« Wtf is X » was trending Monday morning as the Twitter app logo on devices everywhere suddenly changed from the blue bird to a black-and-white X.
Many of the social media platform’s users have criticized the company’s flashy new logo as the app rebrands from Twitter to X. But more disastrous than the mad dash to rebrand the app is the company’s seemingly impulsive move to change the signage on its headquarters in San Francisco without proper permits. While the app’s users have joked that its digital rebrand has been harmlessly sloppy—for example, the app still prompts users to « search Twitter » and « tweet, » rather than post Xs on desktop—the San Francisco Department of Building Inspection has raised more serious concerns offline. The city is currently investigating the Twitter building’s signage changes, some of which have already been deemed unsafe.
There are currently two active complaints that the city is investigating. The first has been labeled a clear safety violation, where an investigation « revealed an unsafe condition at the building. »
« The Twitter sign at the corner of Market Street and 10th Street has been partially dismantled and the ‘@’symbol is dangling and could fall to the public way causing harm to pedestrians, » the violation description said.
The other complaint is regarding the bright flashing X sign, a video of which Elon Musk currently has pinned atop his X user profile. City inspectors reported that the social media company neglected to get a permit for its new sign, attempting twice to access the headquarters’ rooftop to inspect it. Both times inspectors were denied access, and a spokesperson for the Department of Building Inspection, Patrick Hannan, told The San Francisco Standard that without such access, the city can’t determine if there may be other safety violations.
« A building permit is required to make sure the sign is structurally sound and installed safely, » Hannan told the Standard. « Planning review and approval is also necessary for the installation of this sign. » [Update: Hannan told Ars that the city received « 24 complaints about the unpermitted structure, including concerns about its structural safety and illumination. » Hannan confirmed that this morning, « building inspectors observed the structure being dismantled. » Typically, Hannan said that « a building permit is required to remove the structure but, due to safety concerns, the permit can be secured after the structure is taken down. »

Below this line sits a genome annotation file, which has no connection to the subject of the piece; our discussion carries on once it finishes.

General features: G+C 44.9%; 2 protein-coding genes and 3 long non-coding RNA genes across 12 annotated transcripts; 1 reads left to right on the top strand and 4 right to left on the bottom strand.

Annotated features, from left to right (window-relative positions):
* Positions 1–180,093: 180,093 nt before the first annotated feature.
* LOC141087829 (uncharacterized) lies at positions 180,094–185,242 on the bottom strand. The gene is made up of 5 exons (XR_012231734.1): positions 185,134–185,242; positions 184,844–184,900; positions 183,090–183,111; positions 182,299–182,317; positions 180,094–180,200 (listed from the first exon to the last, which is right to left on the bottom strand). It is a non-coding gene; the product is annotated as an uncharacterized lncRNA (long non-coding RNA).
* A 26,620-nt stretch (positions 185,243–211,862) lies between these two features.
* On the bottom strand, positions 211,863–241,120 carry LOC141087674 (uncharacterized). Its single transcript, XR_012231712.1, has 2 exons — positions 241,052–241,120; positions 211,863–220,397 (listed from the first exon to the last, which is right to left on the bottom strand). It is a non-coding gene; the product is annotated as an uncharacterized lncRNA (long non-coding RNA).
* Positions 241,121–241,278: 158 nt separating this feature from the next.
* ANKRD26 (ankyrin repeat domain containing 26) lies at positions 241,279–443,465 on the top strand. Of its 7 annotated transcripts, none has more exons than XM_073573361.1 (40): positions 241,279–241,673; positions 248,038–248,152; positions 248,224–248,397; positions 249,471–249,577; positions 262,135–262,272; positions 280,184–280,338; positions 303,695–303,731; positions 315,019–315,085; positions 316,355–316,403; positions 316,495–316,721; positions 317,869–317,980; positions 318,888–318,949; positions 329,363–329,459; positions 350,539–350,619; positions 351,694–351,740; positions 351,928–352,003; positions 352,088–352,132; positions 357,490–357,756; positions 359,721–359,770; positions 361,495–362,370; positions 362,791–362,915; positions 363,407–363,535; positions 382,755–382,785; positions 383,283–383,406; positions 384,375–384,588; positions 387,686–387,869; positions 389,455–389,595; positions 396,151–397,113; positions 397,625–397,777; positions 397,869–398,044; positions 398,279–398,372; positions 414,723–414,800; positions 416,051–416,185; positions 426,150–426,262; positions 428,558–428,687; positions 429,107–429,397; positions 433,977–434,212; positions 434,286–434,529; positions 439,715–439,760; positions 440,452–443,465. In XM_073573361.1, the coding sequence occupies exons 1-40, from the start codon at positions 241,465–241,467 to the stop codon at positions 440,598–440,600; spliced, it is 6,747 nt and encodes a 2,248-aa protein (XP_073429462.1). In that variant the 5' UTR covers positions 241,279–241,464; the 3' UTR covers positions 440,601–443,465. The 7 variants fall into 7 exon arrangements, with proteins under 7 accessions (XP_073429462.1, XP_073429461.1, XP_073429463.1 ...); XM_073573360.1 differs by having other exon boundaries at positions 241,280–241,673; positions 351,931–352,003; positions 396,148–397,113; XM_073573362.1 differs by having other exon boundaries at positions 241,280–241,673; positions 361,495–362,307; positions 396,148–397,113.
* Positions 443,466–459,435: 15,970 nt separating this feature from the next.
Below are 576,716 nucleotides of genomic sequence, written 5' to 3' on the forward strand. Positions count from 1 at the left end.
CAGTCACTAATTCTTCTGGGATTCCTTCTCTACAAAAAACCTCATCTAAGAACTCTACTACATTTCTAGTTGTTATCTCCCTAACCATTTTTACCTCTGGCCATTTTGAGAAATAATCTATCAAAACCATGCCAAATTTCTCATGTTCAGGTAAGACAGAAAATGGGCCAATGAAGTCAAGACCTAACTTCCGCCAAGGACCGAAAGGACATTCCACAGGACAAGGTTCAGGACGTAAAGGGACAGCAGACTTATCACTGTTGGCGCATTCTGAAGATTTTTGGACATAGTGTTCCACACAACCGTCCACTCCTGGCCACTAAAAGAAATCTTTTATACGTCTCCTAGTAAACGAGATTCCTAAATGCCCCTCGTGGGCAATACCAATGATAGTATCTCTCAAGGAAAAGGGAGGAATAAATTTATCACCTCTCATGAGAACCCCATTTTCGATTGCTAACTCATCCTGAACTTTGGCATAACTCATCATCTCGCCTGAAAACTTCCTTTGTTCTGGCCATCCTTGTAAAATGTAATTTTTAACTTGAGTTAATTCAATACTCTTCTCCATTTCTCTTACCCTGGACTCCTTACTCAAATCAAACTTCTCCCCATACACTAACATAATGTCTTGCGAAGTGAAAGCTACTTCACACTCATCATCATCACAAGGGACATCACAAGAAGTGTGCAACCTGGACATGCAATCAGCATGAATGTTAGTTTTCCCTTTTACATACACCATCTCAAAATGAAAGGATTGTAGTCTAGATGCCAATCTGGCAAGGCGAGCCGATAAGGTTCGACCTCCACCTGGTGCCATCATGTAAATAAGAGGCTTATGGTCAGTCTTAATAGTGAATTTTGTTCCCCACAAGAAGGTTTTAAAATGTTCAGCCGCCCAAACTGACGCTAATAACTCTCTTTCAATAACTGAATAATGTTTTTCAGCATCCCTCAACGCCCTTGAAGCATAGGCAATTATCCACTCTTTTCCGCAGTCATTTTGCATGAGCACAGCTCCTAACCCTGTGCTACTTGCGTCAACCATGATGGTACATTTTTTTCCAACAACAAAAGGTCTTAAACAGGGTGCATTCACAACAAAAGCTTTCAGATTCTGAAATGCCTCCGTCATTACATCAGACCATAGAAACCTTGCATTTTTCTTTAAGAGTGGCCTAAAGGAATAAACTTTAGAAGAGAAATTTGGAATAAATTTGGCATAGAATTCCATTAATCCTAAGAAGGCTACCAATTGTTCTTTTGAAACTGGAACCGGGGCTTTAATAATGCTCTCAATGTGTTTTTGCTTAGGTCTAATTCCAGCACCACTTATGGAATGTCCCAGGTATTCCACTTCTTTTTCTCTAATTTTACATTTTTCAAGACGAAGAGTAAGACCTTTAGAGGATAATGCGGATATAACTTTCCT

Now Twitter will likely owe fees. « The property owner will be assessed fees for the unpermitted installation of the illuminated structure, » Hannan said. « The fees will be for building permits for the installation and removal of the structure, and to cover the cost of the Department of Building Inspection and the Planning Department’s investigation. »]
The inspector assigned to investigate the flashing X sign reported that a company representative said the sign was only temporary and would be removed following an event. While X users claiming to be neighbors to the company’s headquarters complained about the bright sign—suggesting it might be illegal—Musk looked past the viral posts criticizing his sign to share X’s new tagline, « Blaze Your Glory!! »
Twitter has not responded to requests for comment, but on Saturday, Musk posted to seemingly jokingly complain that X’s landlord « keeps calling the police about our sign modifications! » Musk also confirmed in a post that the drama over the sign wouldn’t spur his company to relocate.
« Many have offered rich incentives for X (aka Twitter) to move its HQ out of San Francisco, » Musk wrote. « Moreover, the city is in a doom spiral with one company after another left or leaving. Therefore, they expect X will move too. We will not. You only know who your real friends are when the chips are down. San Francisco, beautiful San Francisco, though others forsake you, we will always be your friend. »